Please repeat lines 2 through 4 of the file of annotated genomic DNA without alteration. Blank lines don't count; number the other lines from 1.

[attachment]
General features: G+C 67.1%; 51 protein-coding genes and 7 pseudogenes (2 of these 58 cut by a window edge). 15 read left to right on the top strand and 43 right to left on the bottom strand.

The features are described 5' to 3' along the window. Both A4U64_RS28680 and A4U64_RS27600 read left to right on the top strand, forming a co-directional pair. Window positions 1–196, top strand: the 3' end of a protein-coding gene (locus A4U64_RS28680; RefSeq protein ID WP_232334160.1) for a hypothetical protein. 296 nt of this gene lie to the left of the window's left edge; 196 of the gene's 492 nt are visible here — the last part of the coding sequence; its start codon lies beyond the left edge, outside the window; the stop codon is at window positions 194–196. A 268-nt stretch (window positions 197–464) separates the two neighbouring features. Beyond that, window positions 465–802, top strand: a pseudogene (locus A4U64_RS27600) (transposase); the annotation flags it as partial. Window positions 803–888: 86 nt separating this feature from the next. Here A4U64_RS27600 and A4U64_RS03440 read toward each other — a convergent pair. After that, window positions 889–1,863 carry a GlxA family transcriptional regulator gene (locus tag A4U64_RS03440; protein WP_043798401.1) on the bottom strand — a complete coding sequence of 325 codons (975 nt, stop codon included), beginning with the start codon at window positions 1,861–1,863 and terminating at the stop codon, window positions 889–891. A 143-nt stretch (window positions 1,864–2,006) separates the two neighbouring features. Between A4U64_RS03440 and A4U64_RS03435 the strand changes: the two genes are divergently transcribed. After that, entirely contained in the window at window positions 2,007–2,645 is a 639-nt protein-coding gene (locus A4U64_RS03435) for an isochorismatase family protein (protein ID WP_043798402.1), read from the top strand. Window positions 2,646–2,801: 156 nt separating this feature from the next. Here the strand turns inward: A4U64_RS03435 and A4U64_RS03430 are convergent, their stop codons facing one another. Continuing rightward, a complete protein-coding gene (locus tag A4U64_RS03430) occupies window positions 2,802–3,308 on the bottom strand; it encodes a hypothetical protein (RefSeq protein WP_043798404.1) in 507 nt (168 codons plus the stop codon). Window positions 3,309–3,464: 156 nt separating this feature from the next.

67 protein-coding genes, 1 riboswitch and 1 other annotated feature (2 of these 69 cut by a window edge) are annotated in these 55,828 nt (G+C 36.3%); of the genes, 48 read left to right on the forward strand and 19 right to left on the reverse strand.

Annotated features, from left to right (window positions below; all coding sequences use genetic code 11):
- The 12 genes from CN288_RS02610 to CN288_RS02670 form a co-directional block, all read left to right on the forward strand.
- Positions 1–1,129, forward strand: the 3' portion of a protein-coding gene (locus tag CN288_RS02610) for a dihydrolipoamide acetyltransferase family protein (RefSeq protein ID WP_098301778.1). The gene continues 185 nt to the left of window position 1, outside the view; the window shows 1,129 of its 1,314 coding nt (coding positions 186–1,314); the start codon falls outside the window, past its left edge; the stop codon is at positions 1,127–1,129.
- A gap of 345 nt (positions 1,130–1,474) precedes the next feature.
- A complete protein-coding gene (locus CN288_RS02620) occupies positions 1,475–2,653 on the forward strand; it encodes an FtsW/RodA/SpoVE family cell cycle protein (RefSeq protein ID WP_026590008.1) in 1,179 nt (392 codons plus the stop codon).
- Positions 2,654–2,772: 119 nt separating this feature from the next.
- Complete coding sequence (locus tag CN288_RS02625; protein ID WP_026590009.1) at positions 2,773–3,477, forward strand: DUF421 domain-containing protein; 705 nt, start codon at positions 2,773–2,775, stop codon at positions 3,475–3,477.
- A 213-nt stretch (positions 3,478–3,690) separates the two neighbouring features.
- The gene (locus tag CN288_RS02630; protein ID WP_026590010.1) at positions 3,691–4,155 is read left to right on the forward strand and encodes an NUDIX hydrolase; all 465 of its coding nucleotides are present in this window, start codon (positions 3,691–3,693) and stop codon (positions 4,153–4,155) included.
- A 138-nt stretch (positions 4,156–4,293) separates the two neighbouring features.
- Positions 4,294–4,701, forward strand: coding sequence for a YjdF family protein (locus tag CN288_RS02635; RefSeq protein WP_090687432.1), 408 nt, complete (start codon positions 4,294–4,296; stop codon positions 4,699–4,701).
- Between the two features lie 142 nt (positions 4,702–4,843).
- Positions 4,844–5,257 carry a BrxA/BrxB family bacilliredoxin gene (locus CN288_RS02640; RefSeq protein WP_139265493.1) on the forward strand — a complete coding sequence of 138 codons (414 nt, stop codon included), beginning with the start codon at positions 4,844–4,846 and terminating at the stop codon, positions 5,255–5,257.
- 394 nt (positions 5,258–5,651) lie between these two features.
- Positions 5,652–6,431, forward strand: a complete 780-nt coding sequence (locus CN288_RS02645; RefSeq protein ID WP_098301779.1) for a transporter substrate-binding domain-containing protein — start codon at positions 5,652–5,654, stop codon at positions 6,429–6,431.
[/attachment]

The features are described 5' to 3' along the window. Both A4U64_RS28680 and A4U64_RS27600 read left to right on the top strand, forming a co-directional pair. Window positions 1–196, top strand: the 3' end of a protein-coding gene (locus A4U64_RS28680; RefSeq protein ID WP_232334160.1) for a hypothetical protein. 296 nt of this gene lie to the left of the window's left edge; 196 of the gene's 492 nt are visible here — the last part of the coding sequence; its start codon lies beyond the left edge, outside the window; the stop codon is at window positions 194–196. A 268-nt stretch (window positions 197–464) separates the two neighbouring features. Beyond that, window positions 465–802, top strand: a pseudogene (locus A4U64_RS27600) (transposase); the annotation flags it as partial. Window positions 803–888: 86 nt separating this feature from the next. Here A4U64_RS27600 and A4U64_RS03440 read toward each other — a convergent pair. After that, window positions 889–1,863 carry a GlxA family transcriptional regulator gene (locus tag A4U64_RS03440; protein WP_043798401.1) on the bottom strand — a complete coding sequence of 325 codons (975 nt, stop codon included), beginning with the start codon at window positions 1,861–1,863 and terminating at the stop codon, window positions 889–891. A 143-nt stretch (window positions 1,864–2,006) separates the two neighbouring features. Between A4U64_RS03440 and A4U64_RS03435 the strand changes: the two genes are divergently transcribed. After that, entirely contained in the window at window positions 2,007–2,645 is a 639-nt protein-coding gene (locus A4U64_RS03435) for an isochorismatase family protein (protein ID WP_043798402.1), read from the top strand. Window positions 2,646–2,801: 156 nt separating this feature from the next. Here the strand turns inward: A4U64_RS03435 and A4U64_RS03430 are convergent, their stop codons facing one another. Continuing rightward, a complete protein-coding gene (locus tag A4U64_RS03430) occupies window positions 2,802–3,308 on the bottom strand; it encodes a hypothetical protein (RefSeq protein WP_043798404.1) in 507 nt (168 codons plus the stop codon). Window positions 3,309–3,464: 156 nt separating this feature from the next.

67 protein-coding genes, 1 riboswitch and 1 other annotated feature (2 of these 69 cut by a window edge) are annotated in these 55,828 nt (G+C 36.3%); of the genes, 48 read left to right on the forward strand and 19 right to left on the reverse strand.

Annotated features, from left to right (window positions below; all coding sequences use genetic code 11):